The Feast of All Saints gathers together in one great celebration all those who throughout history have sought for God and found God in Christ. We celebrate our belonging to the great ‘communion of saints’ and long to be fully united with those who have gone before us ‘marked with the sign of faith’. Should not our celebration include all those who in seeking what is true and good have searched for the one, true God?
Our gospel contains the opening words of the Sermon on the Mount. In these ‘beatitudes’ Jesus teaches us about the values, attitudes and actions of those who truly seek God. They do not seek their own advantage. Jesus promises the rewards of the kingdom for those who live in this way.
We are born into the life of the saints, of God’s holy people, through our baptism and faith in Christ. But our other two readings for this feast look forward to the future life of the saints. John reminds us in the second reading that we can have no idea what our future will be like. But, he says, ‘we shall be like him’. Christians are assured that they will be brought into the very life of God.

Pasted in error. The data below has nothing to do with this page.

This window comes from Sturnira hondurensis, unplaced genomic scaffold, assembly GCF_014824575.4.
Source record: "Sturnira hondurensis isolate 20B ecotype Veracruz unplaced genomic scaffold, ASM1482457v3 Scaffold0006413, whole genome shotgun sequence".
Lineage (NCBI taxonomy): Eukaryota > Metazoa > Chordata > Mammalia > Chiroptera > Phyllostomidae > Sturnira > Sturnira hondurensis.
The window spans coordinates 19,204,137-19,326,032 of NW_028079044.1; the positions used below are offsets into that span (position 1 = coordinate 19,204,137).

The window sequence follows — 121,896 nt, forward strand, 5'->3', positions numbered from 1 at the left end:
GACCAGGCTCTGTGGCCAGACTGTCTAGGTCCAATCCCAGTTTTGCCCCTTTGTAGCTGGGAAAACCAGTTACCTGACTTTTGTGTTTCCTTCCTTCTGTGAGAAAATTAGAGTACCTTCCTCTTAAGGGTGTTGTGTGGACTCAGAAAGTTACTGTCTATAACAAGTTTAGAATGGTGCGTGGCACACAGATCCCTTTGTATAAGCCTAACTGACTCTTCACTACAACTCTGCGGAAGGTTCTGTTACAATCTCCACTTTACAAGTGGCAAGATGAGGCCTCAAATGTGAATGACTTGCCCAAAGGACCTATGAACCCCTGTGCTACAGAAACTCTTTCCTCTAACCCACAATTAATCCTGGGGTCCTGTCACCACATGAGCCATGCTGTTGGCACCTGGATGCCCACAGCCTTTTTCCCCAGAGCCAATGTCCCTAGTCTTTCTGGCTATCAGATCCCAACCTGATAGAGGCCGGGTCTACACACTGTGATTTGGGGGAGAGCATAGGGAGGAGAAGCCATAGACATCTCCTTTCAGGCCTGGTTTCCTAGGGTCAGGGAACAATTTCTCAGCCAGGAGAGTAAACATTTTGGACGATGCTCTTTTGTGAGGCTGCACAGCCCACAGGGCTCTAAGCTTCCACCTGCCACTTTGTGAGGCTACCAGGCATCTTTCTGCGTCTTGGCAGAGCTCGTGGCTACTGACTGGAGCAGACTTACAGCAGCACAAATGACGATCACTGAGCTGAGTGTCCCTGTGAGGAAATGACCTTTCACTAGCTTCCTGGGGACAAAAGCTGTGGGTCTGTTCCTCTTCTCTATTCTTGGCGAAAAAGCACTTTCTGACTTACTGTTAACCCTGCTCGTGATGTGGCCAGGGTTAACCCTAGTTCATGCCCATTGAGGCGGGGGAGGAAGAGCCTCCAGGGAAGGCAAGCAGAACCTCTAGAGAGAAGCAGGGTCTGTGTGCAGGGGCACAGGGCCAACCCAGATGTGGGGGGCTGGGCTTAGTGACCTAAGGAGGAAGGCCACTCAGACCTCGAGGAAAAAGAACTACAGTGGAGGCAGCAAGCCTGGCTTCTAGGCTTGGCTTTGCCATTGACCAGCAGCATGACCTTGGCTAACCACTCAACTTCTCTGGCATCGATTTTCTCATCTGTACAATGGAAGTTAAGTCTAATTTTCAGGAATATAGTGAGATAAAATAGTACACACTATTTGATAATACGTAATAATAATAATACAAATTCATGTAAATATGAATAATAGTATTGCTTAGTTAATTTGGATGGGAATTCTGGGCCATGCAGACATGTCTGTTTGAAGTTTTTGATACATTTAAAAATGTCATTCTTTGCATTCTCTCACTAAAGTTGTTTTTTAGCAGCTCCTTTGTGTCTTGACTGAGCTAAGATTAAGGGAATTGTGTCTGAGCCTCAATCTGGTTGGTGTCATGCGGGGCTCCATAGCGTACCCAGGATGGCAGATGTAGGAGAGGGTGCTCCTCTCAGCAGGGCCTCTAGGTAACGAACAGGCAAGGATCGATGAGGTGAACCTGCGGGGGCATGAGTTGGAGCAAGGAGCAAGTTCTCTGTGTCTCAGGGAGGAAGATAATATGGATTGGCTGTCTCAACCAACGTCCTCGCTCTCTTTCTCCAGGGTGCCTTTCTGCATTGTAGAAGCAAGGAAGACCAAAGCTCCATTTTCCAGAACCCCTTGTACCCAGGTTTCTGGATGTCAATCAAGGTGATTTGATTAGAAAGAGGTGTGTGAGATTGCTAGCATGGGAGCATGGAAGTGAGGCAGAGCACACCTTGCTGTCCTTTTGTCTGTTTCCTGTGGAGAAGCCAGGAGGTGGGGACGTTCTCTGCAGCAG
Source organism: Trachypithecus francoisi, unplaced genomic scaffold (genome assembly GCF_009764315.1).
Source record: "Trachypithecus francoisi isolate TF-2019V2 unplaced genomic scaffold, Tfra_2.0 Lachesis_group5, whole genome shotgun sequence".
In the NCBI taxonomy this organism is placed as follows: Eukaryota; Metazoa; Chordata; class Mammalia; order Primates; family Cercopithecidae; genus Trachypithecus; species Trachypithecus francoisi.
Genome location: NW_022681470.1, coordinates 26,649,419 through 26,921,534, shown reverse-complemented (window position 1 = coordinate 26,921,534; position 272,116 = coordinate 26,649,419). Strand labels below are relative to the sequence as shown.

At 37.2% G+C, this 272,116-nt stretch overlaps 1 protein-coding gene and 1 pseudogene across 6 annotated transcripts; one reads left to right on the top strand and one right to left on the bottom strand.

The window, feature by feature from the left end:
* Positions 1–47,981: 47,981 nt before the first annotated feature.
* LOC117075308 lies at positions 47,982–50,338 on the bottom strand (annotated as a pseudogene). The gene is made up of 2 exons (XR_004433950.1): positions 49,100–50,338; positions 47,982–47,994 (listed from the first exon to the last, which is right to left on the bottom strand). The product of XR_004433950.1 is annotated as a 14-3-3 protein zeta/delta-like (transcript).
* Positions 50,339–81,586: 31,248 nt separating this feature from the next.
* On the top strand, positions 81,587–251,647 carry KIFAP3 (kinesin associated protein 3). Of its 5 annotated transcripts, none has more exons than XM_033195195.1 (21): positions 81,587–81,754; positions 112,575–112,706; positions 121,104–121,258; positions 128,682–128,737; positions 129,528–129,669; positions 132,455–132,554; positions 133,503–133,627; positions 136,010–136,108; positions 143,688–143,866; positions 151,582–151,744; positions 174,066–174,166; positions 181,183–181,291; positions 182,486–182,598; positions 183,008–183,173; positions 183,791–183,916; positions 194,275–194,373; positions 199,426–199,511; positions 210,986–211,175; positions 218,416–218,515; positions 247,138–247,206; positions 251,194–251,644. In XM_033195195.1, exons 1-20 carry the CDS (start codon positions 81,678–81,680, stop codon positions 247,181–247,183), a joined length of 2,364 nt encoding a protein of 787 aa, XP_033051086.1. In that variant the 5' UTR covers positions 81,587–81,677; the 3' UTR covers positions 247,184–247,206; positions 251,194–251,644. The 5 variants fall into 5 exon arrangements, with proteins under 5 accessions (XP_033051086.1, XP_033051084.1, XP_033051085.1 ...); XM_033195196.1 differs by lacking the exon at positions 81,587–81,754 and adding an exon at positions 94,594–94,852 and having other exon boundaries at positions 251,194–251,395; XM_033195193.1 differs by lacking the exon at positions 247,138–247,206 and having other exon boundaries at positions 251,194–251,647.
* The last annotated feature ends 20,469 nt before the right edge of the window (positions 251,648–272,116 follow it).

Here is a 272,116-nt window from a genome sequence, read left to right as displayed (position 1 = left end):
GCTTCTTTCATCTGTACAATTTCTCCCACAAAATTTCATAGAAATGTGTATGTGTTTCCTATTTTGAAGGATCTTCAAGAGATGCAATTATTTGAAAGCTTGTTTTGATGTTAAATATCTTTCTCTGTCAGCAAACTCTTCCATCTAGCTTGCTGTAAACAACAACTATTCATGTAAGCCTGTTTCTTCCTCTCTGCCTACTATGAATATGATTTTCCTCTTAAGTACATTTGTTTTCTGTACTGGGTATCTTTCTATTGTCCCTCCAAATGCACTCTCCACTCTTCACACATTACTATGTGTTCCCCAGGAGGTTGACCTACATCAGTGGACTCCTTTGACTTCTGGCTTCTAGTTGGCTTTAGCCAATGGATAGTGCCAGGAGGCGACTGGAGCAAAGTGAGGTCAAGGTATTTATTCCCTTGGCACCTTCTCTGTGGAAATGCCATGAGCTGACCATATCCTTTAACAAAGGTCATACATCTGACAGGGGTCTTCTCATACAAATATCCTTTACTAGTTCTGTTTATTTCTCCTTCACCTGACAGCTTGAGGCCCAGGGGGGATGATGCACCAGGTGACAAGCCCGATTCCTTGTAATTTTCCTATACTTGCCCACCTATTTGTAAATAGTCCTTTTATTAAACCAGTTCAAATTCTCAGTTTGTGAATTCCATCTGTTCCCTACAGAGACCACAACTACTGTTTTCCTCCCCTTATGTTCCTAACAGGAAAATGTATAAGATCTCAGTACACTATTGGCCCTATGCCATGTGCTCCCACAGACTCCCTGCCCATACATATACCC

The book of the Apocalypse, or of Revelation, with its colourful visions of the future, is perhaps best suited to help us yearn for the life of God. It shows us that this life is for the present beyond our imagining. We know of it only through visions and images. In the vision depicted here we see those who have ‘been through the great persecution’. We are reminded that so many of those who follow Christ in our day still give their lives in martyrdom. That way of following Christ may not be asked of us, but self-giving after the example of Christ is.
Do I treasure my membership of the Church, the holy people of God?
Do I try to make real in my life the simplicity of the beatitudes?
We celebrate being one with our brothers and sisters in the communion of saints.
We pray for all the faithful departed that they may have the fulness of life.